There are any number of ways of visiting the Houses of Parliament and it‘s best to visit the website to find out the latest times and prices, but if you’re a UK citizen you can arrange a tour through your local MP.
Entry is through the Cromwell Green visitor entrance where you will have to go through a series of airport-like security checks. There aren’t any luggage lockers and they recommend that you only carry a small bag. Continue reading →
When King Canute started to build a home for himself in Westminster back in 1016 I don’t suppose for one minute that he thought it would become a place known throughout the world a thousand years later, and in a way he would be right because there’s nothing left of what he, or his successor, Edward the Confessor, built.
London has 31 Boroughs, 1 City (The City of London), and Westminster, which is both a Borough and a City.
Whereas the City of London became the legal and financial powerhouse of London, Westminster became the religious, royal and political centre.
This is the home of Westminster Abbey, Buckingham Palace, and the Houses of Parliament, but it’s also the place to come for entertainment, shopping and culture in places like Piccadilly Circus, Oxford St and Trafalgar Square. I guarantee that you’ll run out of time – or steam – or both, before you’ve even scratched the surface.Continue reading →
London was born almost 2,000 years ago, when the Romans set up a trading post on the banks of the River Thames called Londinium in 47 AD.
The wall that they built around their town corresponds roughly with the boundary of the City of London today.
It borders Westminster to the west, Tower Hamlets to the east, Camden, Islington and Hackney to the north, and the River Thames to the south.
The area covers just one square mile and has a population of less than 8,000, far fewer than any other borough in London. In fact, it’s not even a borough, but a city in its own right and is administered by the City of London Corporation.
It may be small in size and population, but it has always been one of the most important and influential areas of the city.
After the Romans left, the Anglo Saxons created their own community just to the west of the wall and the former Roman town became virtually uninhabited. However, the location of old Londinium still had its advantages for trading. The Thames being tidal, meant that boats could come up this far, and yet it was still narrow enough to be bridged.
It may seem hard to believe, but when the foundation stones were laid for Truro Cathedral on 20th May 1880 by the future King Edward VII, they were beginnings of the first Cathedral to be built in England since Salisbury in 1220.
Designed by John Loughborough Pearson it is built mainly of Cornish granite in the medieval Gothic style with the more decorative features made out of the softer Bath stone. Continue reading →
There’s a danger of boring people to death when describing museums, so forgive me if I don’t include everything that this museum has to offer.
The Royal Albert Memorial Museum (RAMM) was built in the Gothic style in the 1860s. It’s a handsome building, and with a grant from the Heritage Lottery Fund, a multi million pound re-development took place between 1999 and 2011. Continue reading →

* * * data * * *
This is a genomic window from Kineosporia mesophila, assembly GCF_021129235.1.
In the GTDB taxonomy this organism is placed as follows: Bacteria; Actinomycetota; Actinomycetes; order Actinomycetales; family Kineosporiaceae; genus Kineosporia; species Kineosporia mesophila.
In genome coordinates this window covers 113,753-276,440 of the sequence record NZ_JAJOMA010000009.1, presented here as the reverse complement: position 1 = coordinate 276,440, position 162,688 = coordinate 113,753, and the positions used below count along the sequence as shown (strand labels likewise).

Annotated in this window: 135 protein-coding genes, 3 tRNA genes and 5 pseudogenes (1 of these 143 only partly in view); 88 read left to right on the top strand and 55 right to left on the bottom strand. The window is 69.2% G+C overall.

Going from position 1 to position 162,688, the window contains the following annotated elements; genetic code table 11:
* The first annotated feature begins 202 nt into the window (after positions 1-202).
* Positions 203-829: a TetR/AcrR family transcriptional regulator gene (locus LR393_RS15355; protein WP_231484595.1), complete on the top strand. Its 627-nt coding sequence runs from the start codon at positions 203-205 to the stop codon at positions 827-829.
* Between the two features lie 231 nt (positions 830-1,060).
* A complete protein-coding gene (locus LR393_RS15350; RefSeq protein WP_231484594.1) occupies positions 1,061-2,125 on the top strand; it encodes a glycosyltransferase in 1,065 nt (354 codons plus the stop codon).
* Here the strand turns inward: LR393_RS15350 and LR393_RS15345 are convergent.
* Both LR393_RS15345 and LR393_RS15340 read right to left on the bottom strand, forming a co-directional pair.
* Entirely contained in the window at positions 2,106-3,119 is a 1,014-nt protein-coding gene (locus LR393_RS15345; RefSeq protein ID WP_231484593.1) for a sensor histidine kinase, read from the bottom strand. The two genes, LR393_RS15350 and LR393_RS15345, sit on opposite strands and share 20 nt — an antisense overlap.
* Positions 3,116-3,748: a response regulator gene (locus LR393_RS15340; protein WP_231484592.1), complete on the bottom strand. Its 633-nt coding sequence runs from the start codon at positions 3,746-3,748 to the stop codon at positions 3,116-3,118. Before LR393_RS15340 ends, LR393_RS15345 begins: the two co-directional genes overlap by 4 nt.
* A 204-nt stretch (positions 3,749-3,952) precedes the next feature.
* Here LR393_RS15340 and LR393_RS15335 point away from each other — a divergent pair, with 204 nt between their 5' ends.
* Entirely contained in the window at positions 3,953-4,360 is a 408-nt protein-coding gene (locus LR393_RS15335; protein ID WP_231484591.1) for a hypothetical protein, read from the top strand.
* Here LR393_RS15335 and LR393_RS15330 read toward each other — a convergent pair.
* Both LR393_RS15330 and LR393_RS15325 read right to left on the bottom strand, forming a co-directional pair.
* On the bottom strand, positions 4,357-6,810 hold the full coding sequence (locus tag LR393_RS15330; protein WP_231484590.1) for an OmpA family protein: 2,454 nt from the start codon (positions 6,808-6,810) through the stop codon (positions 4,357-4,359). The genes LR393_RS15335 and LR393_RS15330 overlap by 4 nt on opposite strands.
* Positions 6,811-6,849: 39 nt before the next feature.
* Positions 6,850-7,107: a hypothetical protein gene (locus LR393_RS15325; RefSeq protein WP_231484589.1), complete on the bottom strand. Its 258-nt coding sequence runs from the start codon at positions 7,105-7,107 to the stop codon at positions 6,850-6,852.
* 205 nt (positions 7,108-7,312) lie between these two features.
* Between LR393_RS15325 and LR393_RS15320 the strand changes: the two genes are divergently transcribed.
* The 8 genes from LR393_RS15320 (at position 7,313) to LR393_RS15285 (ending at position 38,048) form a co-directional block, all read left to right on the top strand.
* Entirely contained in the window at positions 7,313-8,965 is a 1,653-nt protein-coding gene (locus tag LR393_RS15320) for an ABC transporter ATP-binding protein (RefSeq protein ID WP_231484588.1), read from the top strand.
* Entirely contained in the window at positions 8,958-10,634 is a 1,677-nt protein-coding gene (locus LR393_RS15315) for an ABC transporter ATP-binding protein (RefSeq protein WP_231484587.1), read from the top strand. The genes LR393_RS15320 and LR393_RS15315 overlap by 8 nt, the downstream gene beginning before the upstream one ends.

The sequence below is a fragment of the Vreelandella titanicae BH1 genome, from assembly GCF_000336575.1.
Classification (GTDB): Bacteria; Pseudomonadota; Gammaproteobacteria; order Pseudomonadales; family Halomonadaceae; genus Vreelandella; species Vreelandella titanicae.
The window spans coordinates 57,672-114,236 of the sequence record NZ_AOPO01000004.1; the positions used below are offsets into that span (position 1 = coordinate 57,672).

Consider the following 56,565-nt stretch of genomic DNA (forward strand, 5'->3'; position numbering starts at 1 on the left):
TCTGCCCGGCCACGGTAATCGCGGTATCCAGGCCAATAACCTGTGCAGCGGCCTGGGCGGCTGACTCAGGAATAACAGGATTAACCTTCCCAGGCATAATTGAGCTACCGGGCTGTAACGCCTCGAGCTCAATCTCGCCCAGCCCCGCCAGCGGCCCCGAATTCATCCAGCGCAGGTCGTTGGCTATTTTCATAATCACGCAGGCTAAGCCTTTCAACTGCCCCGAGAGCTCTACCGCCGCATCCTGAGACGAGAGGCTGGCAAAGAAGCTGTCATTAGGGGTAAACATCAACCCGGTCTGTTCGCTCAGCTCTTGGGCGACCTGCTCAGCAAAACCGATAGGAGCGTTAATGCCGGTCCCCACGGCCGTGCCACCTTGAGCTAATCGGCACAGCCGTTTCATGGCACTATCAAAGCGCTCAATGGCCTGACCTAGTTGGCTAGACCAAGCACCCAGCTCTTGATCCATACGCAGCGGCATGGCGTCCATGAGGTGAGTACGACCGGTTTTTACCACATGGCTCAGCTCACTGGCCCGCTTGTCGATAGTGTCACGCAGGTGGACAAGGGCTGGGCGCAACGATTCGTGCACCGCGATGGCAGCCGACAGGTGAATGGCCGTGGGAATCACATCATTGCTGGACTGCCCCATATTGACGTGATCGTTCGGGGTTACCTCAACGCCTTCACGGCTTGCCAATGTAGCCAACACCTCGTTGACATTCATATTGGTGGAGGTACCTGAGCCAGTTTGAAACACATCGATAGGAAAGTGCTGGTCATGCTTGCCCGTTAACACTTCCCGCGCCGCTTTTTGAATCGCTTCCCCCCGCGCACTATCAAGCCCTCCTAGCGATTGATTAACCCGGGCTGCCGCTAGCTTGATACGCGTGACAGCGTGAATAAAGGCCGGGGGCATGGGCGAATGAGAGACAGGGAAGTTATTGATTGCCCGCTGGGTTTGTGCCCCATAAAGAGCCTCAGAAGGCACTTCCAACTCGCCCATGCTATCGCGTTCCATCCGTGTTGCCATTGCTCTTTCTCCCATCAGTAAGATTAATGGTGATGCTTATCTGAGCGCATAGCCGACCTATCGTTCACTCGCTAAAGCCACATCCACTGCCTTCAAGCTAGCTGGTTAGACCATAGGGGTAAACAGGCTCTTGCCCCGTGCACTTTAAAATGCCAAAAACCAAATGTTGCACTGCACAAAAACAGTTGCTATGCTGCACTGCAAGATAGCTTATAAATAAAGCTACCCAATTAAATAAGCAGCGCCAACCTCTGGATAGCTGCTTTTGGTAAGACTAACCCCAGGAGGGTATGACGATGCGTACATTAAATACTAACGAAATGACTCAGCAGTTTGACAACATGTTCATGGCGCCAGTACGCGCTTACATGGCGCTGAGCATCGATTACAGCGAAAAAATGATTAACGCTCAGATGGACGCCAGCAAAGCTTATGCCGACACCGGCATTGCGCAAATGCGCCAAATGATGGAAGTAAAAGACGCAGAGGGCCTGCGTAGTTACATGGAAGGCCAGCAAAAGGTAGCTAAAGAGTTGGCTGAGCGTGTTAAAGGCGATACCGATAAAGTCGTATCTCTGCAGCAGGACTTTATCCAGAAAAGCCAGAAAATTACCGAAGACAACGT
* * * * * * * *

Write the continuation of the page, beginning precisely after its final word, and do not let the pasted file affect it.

Exeter’s Guildhall is claimed to be England’s oldest civic building still in use and you can’t fail to notice its elaborate Beer Stone frontage that protrudes onto the High Street.
Originally built around 1160, the Guildhall enforced standards for the various guilds that sprang up in the Middle Ages, although the building we see today largely stems from the fifteenth century.
It has seen a chequered history. On the one hand it has been used for entertaining some of the highest dignitaries in the land including Kings, but on the other, it has been used as a court passing the death sentence for many a minor crime. Even Judge Jeffreys carried out some of his Bloody Assizes here after the defeat of the Duke of Monmouth’s Glorious Revolution of 1685.
There’s been a cellar underneath the Guildhall since the fourteenth century which was known as the ‘Pytt of the Guyldhall’ where those sentenced to death would spend their last night before facing the gallows outside the following day. The last death sentence was delivered in 1952.
You enter the building via a fine carved Jacobean oak door that leads directly into the hall. Many of the Hall’s features have had a Victorian makeover, but the splendid oak roof is still medieval. Hanging from it is a large 18th century chandelier.
The building is free to enter, and as it won’t take up much of your time to visit, it would be a great shame if you didn’t pop in to see one of Exeter’s most historically important buildings.
The focal point of Exeter is undoubtedly the Cathedral and its adjacent Green.
It’s been at the heart of the city since Roman times, and somehow managed to escape serious damage during the air raids of 1942.
Surrounding the Green are some interesting and harmonious buildings that have been here for centuries.
At No.1 Cathedral Close is Mol’s Coffee House, built in the 16th century with original features inside, although the Dutch style gable wasn’t added until 1879. Look out for the coat of Arms of Elizabeth I dating from 1596.
No.5 Cathedral Close dates from 1700 and No.6 from 1770. Numbers 7, 8, and 9a were originally medieval courtyard houses and numbers 10 & 11 were the Archdeacon of Barnstaple’s residence.
The Cathedral Church of St. Peter, to give it its proper name, is without doubt Exeter’s crowning glory.
Built on the hill where the original Roman camp was established, it was conceived in its present form in 1114, but its history goes back even further to Saxon times when a Benedictine monastery and Minster was set up here around 670 AD. Continue reading →